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Modern Science Still Only Able To Predict One Upcoming Tetris Block

Despite 30 years of efforts, the world’s top scientists admit they are no closer to knowing which Tetris block will show up even just 10 seconds in the future.
Despite 30 years of efforts, the world’s top scientists admit they are no closer to knowing which Tetris block will show up even just 10 seconds in the future.

CAMBRIDGE, MA—During a press conference Thursday at the Massachusetts Institute of Technology, leading members of the scientific community confirmed that despite decades of research, the best available theoretical models still cannot predict more than one upcoming Tetris block.

While they have long possessed the technology to accurately forecast and display which of the seven distinct Tetris shapes, or tetrominoes, will appear next, scientists told reporters they’ve so far had no success determining what any of the blocks beyond the immediate successor will be.

“Modern supercomputers have now reached speeds of 30 quadrillion calculations per second, but even with all that processing power, we’re no closer to solving this problem than we were a generation ago,” said MIT professor Michael Haemlin, who has studied tetromino sequencing since 1984. “Right now our most sophisticated equations can correctly predict two upcoming blocks just one out of every seven times, which unfortunately is no better than the result achieved by random guessing.”

“So for years, all we’ve been able to do is rotate each descending shape 90 degrees at a time, control its lateral movement, accelerate the speed of its descent if desired, and simply hope for the best,” Haemlin added.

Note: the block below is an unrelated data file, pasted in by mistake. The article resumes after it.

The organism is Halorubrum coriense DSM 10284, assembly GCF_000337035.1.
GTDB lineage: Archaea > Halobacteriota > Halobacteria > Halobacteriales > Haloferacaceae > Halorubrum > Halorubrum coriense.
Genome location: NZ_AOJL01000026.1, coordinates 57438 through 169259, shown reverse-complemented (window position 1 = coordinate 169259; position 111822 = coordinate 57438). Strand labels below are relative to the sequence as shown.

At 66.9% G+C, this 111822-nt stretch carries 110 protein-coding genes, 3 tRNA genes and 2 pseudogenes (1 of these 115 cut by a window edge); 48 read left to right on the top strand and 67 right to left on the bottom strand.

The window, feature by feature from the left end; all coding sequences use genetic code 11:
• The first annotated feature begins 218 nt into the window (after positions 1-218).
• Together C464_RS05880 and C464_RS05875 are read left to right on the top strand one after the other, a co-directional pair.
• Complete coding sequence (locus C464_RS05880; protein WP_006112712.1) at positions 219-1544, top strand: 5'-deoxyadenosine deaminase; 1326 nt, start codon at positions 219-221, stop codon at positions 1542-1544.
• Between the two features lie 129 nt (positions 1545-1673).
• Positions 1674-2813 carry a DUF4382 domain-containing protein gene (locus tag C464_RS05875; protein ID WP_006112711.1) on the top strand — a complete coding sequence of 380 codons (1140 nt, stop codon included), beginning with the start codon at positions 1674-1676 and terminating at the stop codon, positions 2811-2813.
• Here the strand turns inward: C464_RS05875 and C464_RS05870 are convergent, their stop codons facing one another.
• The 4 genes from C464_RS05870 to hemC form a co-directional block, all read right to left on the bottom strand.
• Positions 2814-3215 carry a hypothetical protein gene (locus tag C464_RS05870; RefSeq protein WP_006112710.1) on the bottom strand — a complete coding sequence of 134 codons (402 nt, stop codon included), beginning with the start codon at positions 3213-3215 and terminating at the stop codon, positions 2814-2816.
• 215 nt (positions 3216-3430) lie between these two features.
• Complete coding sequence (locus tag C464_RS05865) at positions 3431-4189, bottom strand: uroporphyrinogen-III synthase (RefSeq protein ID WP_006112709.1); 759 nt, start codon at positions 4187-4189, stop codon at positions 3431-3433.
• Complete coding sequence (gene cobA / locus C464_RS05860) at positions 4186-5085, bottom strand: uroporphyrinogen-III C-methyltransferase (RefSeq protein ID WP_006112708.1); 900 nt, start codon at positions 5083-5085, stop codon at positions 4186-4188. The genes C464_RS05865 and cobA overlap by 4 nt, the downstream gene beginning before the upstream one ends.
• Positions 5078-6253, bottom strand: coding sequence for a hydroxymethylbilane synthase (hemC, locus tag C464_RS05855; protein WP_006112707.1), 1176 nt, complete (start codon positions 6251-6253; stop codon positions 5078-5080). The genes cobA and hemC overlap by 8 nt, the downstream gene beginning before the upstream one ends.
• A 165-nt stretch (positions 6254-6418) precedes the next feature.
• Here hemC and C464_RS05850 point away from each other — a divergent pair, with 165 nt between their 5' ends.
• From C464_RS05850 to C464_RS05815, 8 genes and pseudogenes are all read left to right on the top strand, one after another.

According to researchers, the ability to predict two, three, or four incoming shapes would be “nothing short of revolutionary,” allowing blocks to be stacked in more optimal patterns in order to achieve the goal of eliminating horizontal lines as efficiently as possible.

For example, with enough advanced warning of an arriving I-shaped piece, scientists said they could in theory prepare the Tetris matrix in such a way that up to four rows are cleared simultaneously, with many stating this was one of the ultimate goals of their rigorous stacking trials.

“Over the past 30 years, we’ve developed a much better understanding of how blocks fit together,” said Dr. Florence Edelman, the designer of a well-known Tetris experiment in 1993 in which a perfect slot for an L or zigzag block was created under carefully controlled conditions, only to be closed off when a series of ill-fitting square pieces appeared instead. “But without a working predictive model, our entire field of study is at an impasse. Indeed, reaching unpassable standstills is well chronicled in trial after trial.”

“Some of the world’s most brilliant scientific minds have dedicated their lives to unlocking this mystery, yet for all their knowledge and expertise, it’s still anyone’s guess what will happen five or 10 seconds into the future,” Edelman continued. “Once that last bit of uncertainty has been eliminated, we believe our interactions within the Tetris matrix will be far more successful.”

Edelman stated that many aspects of Tetris are indeed predictable, noting that workers in her lab had discovered that each falling piece is consistently composed of four individual tiles; that the speed at which descents occur increase in direct proportion to total time elapsed; that pieces with the same shape also share the same color; and that while the color of a piece is not particularly important, its shape is of vital significance.

Foreknowledge of those shapes, she explained, could lead to a breakthrough phenomenon she described as “a perpetual Tetris” of unlimited duration.

“While this remains entirely hypothetical at this moment, there exists a theoretical point at which the elimination of bottom rows occurs with such speed and efficiency that there is always enough room at the top of the matrix to accommodate new pieces,” Edelman said. “This would create a fluid and sustainable Tetris that could exist indefinitely—perhaps forever. It would of course still require continuous human maintenance, but it would be a monumental step in the right direction.”

“For now, though,” she added. “We’ll simply keep trying and see how far we are able to progress.”

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